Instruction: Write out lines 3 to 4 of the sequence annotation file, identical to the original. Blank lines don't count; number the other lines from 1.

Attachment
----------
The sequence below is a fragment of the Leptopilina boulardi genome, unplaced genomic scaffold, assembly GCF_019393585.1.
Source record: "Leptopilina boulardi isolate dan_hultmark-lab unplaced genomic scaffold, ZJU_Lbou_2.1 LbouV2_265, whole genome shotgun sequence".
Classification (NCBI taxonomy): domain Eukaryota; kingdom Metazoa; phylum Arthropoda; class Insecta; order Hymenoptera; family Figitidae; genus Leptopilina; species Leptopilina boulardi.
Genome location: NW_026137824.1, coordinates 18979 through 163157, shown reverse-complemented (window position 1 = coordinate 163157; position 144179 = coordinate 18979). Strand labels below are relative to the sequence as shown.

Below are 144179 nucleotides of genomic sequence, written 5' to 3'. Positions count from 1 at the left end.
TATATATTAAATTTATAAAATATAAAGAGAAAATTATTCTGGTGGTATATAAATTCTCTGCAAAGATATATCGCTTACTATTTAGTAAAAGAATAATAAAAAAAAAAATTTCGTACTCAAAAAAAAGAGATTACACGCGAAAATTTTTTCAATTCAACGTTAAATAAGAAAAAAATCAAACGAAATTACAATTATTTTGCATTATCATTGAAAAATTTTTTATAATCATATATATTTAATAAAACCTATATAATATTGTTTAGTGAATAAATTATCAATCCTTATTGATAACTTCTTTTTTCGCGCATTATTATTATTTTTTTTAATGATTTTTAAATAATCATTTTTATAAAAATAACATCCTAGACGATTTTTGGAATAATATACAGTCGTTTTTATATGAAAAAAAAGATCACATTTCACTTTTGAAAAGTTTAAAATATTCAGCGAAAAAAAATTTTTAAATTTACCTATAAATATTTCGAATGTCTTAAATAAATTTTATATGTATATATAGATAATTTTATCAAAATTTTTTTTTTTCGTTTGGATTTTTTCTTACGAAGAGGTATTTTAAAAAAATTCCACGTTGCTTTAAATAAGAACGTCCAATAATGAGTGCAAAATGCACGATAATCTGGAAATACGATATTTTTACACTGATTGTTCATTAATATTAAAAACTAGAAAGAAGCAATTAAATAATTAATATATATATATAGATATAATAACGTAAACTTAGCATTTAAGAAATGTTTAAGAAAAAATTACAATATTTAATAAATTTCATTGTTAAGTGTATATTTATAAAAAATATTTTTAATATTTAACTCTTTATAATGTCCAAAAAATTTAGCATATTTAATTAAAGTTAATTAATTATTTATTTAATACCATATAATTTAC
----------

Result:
Classification (NCBI taxonomy): domain Eukaryota; kingdom Metazoa; phylum Arthropoda; class Insecta; order Hymenoptera; family Figitidae; genus Leptopilina; species Leptopilina boulardi.
Genome location: NW_026137824.1, coordinates 18979 through 163157, shown reverse-complemented (window position 1 = coordinate 163157; position 144179 = coordinate 18979). Strand labels below are relative to the sequence as shown.